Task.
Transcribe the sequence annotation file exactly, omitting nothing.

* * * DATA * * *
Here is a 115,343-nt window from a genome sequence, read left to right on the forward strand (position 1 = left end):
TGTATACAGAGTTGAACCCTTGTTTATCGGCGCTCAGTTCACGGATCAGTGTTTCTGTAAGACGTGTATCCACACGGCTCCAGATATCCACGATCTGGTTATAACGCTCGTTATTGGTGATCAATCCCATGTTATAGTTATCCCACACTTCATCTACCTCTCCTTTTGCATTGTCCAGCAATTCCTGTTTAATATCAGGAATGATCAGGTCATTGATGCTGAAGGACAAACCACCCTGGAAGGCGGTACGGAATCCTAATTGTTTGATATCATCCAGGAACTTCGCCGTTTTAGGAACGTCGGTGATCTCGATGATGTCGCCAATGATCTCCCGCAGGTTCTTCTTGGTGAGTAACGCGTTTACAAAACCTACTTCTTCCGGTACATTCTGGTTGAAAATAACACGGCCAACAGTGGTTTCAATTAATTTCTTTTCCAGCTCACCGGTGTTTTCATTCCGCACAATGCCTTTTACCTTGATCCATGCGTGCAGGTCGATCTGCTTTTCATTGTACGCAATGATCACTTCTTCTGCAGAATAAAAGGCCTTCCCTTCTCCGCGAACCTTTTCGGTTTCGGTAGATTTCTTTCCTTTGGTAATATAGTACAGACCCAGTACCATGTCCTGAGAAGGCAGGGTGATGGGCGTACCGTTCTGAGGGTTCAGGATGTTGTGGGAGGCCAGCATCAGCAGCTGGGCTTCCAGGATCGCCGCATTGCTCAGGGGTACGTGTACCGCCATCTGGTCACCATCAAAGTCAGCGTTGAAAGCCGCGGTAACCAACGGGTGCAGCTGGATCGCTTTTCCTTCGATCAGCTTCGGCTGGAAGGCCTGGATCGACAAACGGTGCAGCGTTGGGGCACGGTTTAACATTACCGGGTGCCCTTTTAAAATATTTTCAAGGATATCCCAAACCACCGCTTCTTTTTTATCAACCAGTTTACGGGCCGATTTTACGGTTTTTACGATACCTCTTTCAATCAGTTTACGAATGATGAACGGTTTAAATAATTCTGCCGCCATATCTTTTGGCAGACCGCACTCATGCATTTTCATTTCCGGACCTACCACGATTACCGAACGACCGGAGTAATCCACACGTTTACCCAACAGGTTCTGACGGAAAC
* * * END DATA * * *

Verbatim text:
Here is a 115,343-nt window from a genome sequence, read left to right on the forward strand (position 1 = left end):
TGTATACAGAGTTGAACCCTTGTTTATCGGCGCTCAGTTCACGGATCAGTGTTTCTGTAAGACGTGTATCCACACGGCTCCAGATATCCACGATCTGGTTATAACGCTCGTTATTGGTGATCAATCCCATGTTATAGTTATCCCACACTTCATCTACCTCTCCTTTTGCATTGTCCAGCAATTCCTGTTTAATATCAGGAATGATCAGGTCATTGATGCTGAAGGACAAACCACCCTGGAAGGCGGTACGGAATCCTAATTGTTTGATATCATCCAGGAACTTCGCCGTTTTAGGAACGTCGGTGATCTCGATGATGTCGCCAATGATCTCCCGCAGGTTCTTCTTGGTGAGTAACGCGTTTACAAAACCTACTTCTTCCGGTACATTCTGGTTGAAAATAACACGGCCAACAGTGGTTTCAATTAATTTCTTTTCCAGCTCACCGGTGTTTTCATTCCGCACAATGCCTTTTACCTTGATCCATGCGTGCAGGTCGATCTGCTTTTCATTGTACGCAATGATCACTTCTTCTGCAGAATAAAAGGCCTTCCCTTCTCCGCGAACCTTTTCGGTTTCGGTAGATTTCTTTCCTTTGGTAATATAGTACAGACCCAGTACCATGTCCTGAGAAGGCAGGGTGATGGGCGTACCGTTCTGAGGGTTCAGGATGTTGTGGGAGGCCAGCATCAGCAGCTGGGCTTCCAGGATCGCCGCATTGCTCAGGGGTACGTGTACCGCCATCTGGTCACCATCAAAGTCAGCGTTGAAAGCCGCGGTAACCAACGGGTGCAGCTGGATCGCTTTTCCTTCGATCAGCTTCGGCTGGAAGGCCTGGATCGACAAACGGTGCAGCGTTGGGGCACGGTTTAACATTACCGGGTGCCCTTTTAAAATATTTTCAAGGATATCCCAAACCACCGCTTCTTTTTTATCAACCAGTTTACGGGCCGATTTTACGGTTTTTACGATACCTCTTTCAATCAGTTTACGAATGATGAACGGTTTAAATAATTCTGCCGCCATATCTTTTGGCAGACCGCACTCATGCATTTTCATTTCCGGACCTACCACGATTACCGAACGACCGGAGTAATCCACACGTTTACCCAACAGGTTCTGACGGAAAC